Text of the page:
The McKenzie Mailer

October, 2003

Volume 3, Number 10




November 5, 2003


Guest Speaker at the     Clay County Chapter of  the Small Business Resource Network

Steak & Ale on Blanding Blvd. – Orange Park


Call Nancy Boyle at 

904-620-2489                 for more information.



November 19, 2003


“The Supervisor’s Guide to

Employment Compliance”


Sea Turtle Inn in     Atlantic Beach


8:30 to 1:30

$100.00 per person.

Lunch included


Contact John Gray            at 904-683-1366 or


Co-Sponsored by

SingleSource Services Corporation


McKenzie & Company

Your Solution to Employee Issues


Bob McKenzie, President

(904) 273-8637 – Office

(904) 655-2120 – Cell


The Four Tenets of a High Performance Workforce


Lately, I have seen a few studies offering data that having committed and enthusiastic employees means more profits to the company.  One study actually stated that companies that hire and retain people with superior skills and motivate them to achieve superior results, in turn, achieve superior financial results.  I would like to know who funded these studies.  I am looking for about a million dollars to prove my hypothesis that water is truly wet.


It is not necessary to go through a scientific study to know that committed employees make for a more profitable enterprise.  Below are the four tenets of a High Performance Workforce.


TRUST.  Employees must trust top management to make the right decisions for the organization. Likewise, management must trust employees to do what is right for the customer, and employees must trust each other, as well.  Creating a culture of open communication up and down and across the organization establishes a strong foundation for respect.


COMMITMENT.  People who believe in the product or service they provide will do a better job of providing the necessary customer service and support to their co-workers.  Commitment is gained through setting clear objectives.  Hire and expect the best, provide meaningful work, and allow a balance for the  personal and professional needs of employees.  Commitment also means not being afraid to confront, and if necessary, remove those individuals who do not live up to their responsibilities.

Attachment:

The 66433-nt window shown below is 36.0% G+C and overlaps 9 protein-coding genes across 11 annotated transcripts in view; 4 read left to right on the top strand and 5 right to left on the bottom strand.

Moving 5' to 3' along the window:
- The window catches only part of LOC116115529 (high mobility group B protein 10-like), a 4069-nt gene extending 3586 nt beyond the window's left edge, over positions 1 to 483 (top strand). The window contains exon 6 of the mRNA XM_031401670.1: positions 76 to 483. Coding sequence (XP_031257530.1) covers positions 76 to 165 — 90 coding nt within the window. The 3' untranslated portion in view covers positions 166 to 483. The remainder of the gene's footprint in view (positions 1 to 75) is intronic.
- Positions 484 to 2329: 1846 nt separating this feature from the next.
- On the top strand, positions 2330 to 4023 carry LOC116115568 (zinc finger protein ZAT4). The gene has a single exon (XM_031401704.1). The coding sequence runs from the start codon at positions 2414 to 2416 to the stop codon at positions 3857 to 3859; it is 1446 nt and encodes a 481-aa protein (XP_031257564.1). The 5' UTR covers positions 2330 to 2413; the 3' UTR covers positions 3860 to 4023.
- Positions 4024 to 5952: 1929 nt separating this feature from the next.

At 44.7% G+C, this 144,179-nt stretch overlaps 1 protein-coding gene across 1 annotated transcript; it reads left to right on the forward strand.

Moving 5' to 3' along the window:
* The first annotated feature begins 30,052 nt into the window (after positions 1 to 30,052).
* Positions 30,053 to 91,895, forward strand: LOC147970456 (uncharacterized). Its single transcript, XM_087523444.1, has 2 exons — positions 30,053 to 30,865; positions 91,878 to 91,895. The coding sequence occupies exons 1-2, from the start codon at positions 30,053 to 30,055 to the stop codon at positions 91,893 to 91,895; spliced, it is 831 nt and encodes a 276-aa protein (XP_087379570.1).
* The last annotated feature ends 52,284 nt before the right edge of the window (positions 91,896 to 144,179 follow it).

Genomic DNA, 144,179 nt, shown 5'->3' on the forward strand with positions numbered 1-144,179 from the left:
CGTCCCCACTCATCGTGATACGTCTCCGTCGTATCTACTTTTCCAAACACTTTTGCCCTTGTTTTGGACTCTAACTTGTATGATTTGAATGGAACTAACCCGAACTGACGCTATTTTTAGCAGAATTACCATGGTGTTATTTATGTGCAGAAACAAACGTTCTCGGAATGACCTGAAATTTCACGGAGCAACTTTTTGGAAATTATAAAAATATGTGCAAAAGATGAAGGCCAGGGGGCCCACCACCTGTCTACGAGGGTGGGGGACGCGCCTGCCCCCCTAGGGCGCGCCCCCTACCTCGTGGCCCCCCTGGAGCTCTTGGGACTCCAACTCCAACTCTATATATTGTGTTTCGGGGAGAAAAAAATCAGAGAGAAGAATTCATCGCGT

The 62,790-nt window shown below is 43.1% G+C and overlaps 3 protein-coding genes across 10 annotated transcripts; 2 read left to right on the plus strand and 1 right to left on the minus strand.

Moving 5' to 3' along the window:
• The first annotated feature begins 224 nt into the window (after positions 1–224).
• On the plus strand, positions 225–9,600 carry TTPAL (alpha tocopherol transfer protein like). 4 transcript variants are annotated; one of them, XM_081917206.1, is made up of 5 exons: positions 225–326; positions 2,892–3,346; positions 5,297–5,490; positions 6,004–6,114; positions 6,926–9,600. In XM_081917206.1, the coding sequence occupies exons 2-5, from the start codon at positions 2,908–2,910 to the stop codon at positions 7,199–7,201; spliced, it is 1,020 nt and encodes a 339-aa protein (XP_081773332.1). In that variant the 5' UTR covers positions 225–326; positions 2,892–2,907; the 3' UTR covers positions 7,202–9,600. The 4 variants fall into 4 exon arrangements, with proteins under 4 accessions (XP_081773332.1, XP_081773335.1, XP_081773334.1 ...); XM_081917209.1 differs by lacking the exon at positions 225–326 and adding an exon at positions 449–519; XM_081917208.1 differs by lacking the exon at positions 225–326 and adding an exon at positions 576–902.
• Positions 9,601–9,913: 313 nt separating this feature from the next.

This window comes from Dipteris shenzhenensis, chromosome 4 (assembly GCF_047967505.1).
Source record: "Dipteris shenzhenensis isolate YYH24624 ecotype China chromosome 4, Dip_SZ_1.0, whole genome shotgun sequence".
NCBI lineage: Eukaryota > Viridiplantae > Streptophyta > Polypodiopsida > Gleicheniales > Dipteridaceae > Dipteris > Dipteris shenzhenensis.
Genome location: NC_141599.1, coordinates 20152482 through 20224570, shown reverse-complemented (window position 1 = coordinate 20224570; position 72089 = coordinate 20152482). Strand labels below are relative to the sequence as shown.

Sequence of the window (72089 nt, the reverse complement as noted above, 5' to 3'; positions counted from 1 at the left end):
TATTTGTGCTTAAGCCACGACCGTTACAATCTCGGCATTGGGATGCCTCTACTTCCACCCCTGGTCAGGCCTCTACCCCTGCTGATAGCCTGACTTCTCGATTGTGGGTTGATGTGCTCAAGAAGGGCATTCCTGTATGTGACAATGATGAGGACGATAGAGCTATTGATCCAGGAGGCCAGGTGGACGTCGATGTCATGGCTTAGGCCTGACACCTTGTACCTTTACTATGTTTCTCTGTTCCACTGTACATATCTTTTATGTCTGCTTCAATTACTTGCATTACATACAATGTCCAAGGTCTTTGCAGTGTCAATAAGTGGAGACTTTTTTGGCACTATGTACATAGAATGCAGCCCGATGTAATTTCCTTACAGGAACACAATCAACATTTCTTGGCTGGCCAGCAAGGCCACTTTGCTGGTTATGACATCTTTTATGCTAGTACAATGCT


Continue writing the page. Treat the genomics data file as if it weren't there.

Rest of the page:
ENTHUSIASM.  Management creates enthusiasm and passion by setting the example, paying attention to what is going on in the workplace and providing recognition.  Publicly praising employees and rewarding them for doing well helps to maintain that enthusiasm.  Think of the new employee who comes into the job highly motivated and excited about the new possibilities.  Think of that same employee six months later when realities of the job only motivate the employee to look for another job.  Now think of a way to harness and foster the initial excitement new employees bring to the job.  Another way to ensure enthusiasm is to celebrate successes often and together. 


SUPPORT.  Providing the proper tools and equipment, as well as the proper resources, is the first step in providing support to your employees.  Try hammering a nail with a screwdriver, and you will know the meaning of providing the proper tools.  It may eventually work, but not without some frustration and possible injury.  Another way of providing support is fostering a sense of teamwork in which employees look out for each other.  Most people work to support their lifestyle; therefore, competitive pay and benefits are important.  A perceived lack or inequity in compensation is a severe de-motivator. 


Keep these tenets in mind.  You will be richer for it – in more than financial terms.